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Monthly Archives: February 2010

  • Increases: The More the Merrier

    One of the many things I enjoy about both knitting and crocheting is that they both tend to be fairly straightforward. You start with X number of stitches, work them in stitch pattern Y, and when you're done, you have project Z completed.

    Except sometimes, it's not all that straightforward. There are increases and decreases to be worked, colors to be changed in and out, stitch patterns to be changed between, finishing to be get the idea. Once you start thinking about all that, your nice, easy hobby becomes a bit more daunting. There's no reason to panic, though -- all these things are really, when it comes down to it, still pretty straightforward.

    Let's take a look at increases, for instance. When you encounter an instruction for an increase, try not to over-think it. Most of the time, the instructions are pretty literal.

    In crochet, the most common increase is to work two stitches into one (e.g., "2 sc in next st"). This can be a little confusing if you over-think it, but it's really literally just what it says: you make a single crochet (sc) into the next stitch just as you normally would, then you go back into that same stitch and make another sc. That's all there is to it. (Note: it doesn't have to be a sc — this increase can be done with any type of stitch.)

    Knitting increases are a little more complicated. Some involve making a completely new stitch between two other stitches, like the yarn-over (YO) or make 1 (m1). One of the most common, however, is the kfb, which stands for "knit in the front and back of the stitch." There is one little trick to this stitch, and that is that after you make the first knit (into the front of the stitch), you don't complete the ultimate step of removing the worked stitch from the left needle; instead, you immediately make the second stitch (into the back of the stitch). Only then do you remove the worked stitch from the left needle.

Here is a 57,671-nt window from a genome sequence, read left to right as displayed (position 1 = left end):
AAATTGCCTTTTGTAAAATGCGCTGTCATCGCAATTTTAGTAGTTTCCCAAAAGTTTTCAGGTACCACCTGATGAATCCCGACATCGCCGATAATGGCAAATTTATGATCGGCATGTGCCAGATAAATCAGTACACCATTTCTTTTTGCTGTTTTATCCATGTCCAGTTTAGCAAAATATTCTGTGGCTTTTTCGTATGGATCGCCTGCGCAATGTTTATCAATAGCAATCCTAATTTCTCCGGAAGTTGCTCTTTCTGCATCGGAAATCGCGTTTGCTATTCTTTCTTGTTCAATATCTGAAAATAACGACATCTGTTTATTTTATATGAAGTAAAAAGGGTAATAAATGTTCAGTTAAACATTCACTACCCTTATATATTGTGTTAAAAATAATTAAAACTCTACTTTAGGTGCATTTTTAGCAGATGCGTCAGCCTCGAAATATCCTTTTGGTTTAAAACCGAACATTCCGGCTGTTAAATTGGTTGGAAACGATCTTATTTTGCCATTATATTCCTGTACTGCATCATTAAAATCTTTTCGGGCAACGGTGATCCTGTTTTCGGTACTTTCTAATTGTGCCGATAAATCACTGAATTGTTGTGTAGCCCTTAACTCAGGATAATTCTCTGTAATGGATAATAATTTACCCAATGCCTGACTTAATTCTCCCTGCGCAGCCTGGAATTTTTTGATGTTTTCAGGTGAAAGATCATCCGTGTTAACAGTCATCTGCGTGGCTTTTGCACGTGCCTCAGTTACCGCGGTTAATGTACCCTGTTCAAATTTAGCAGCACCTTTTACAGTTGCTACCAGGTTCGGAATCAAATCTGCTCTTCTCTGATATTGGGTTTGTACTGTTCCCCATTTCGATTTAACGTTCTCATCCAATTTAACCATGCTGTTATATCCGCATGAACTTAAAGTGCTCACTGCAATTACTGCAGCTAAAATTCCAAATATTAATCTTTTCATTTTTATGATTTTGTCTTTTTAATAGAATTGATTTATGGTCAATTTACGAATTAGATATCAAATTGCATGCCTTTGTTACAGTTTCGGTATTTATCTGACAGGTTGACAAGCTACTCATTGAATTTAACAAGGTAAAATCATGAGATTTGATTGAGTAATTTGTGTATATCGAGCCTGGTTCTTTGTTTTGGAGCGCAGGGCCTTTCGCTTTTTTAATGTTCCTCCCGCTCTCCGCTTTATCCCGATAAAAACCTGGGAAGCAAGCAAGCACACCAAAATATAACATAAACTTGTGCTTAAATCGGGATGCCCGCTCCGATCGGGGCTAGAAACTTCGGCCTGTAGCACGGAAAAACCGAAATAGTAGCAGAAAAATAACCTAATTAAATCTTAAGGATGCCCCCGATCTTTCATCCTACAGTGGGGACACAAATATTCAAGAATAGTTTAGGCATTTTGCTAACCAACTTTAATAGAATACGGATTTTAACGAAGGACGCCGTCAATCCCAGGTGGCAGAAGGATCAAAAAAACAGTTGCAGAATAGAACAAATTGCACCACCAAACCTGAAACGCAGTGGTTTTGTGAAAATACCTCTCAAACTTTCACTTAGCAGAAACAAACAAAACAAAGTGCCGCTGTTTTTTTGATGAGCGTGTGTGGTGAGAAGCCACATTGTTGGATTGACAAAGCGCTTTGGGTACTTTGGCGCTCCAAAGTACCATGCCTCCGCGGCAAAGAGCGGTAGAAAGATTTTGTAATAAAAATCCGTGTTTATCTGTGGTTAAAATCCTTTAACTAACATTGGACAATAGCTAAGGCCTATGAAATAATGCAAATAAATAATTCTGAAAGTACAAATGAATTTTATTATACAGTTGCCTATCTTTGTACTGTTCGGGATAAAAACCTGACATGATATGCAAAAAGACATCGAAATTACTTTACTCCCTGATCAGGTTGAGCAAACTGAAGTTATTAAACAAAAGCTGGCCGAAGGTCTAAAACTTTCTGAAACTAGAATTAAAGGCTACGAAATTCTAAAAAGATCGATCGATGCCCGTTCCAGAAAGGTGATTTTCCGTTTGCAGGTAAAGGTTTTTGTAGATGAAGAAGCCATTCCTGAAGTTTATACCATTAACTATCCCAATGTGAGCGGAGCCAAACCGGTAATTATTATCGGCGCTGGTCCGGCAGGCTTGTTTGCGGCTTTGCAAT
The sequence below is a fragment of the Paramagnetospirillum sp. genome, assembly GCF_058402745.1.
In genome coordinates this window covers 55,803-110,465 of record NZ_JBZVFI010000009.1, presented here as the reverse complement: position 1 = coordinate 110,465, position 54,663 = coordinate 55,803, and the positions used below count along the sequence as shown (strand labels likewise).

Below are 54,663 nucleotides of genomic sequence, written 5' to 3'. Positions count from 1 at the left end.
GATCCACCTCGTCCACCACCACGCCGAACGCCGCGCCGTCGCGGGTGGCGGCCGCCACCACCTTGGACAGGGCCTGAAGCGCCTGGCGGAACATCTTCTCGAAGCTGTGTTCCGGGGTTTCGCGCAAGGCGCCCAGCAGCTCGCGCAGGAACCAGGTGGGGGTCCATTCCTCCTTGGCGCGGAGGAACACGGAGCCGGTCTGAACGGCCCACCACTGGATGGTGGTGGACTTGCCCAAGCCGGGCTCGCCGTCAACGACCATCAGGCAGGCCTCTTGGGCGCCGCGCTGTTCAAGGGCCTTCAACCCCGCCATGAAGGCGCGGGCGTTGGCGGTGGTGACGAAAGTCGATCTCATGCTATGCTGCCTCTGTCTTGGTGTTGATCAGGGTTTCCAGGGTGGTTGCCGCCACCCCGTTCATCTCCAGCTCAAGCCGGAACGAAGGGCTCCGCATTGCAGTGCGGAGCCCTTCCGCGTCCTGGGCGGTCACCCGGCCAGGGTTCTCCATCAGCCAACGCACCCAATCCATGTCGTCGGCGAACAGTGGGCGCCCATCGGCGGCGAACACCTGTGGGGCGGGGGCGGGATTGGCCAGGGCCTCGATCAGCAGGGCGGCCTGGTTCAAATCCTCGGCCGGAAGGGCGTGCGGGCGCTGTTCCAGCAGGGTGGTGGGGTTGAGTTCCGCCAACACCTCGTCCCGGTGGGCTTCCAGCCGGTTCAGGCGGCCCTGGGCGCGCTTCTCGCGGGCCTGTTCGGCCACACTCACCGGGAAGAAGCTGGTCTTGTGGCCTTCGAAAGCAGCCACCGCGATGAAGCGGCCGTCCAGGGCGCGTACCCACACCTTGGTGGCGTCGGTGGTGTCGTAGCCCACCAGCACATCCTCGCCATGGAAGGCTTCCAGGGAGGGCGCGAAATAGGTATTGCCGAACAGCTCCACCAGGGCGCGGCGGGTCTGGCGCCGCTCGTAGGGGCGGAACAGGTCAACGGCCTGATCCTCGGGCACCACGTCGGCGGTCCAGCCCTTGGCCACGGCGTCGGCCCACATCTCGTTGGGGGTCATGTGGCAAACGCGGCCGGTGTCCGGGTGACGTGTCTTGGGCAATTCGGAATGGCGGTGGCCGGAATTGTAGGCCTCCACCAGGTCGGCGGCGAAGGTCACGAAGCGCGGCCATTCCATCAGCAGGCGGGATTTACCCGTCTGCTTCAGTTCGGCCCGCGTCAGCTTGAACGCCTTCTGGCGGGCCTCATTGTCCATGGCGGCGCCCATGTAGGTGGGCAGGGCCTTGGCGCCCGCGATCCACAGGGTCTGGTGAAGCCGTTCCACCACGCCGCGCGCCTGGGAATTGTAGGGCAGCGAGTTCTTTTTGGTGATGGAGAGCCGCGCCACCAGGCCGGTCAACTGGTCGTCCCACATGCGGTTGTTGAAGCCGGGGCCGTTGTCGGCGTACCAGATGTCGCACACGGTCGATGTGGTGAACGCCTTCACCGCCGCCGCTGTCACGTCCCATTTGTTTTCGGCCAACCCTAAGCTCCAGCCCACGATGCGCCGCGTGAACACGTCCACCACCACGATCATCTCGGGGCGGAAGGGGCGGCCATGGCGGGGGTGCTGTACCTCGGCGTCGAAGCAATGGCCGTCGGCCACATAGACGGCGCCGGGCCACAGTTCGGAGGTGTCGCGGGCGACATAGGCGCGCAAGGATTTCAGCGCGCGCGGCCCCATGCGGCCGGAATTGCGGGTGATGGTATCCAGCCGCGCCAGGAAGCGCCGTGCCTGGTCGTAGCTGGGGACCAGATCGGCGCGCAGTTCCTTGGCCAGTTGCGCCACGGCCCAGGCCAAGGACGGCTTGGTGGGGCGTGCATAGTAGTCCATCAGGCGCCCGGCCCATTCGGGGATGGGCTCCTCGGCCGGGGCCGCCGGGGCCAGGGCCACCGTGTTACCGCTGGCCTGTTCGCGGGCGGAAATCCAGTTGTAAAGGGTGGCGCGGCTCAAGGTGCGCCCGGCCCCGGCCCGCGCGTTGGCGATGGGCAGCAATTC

See? Increases are nothing to fret about!

    One thing that will help you keep on track is to check your total stitch count whenever you're given a reference in the pattern. It'll look something like this at the end of a row: "-- 15 (17, 19)." If your stitch count is correct, you should be in pretty good shape.

    Need more help? Visit our YouTube channel for new video tutorials on increasing.

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  • Design 101: Creating Your Own Color Combination

    Wax CrayonsHave you ever seen a pattern you like but hesitated to use it because of the colors?   We'd like to help you get started as a designer with some simple steps to choosing the color combinations you prefer.

    Today we'll work with the Mulberry Afghan, #90310.  Think about what colors you would like to use.  Would you like to give it as a gift to a friend?  If so, what are her favorite colors?  What are the colors of her living room?  If it is for yourself, look at the colors of the room where you would like to display the afghan, think about the colors that make you happy, or even draw inspiration from favorite objects like paintings or even a season.

    The best way to select colors is by putting together the actual balls of yarn or yarn swatches.  Trying to select colors of yarn based on the way the colors appear on your computer or in the catalog is risky, especially if you are trying to match colors you already have.  The colors on the computer screen or in the catalog will never exactly match the actual yarn.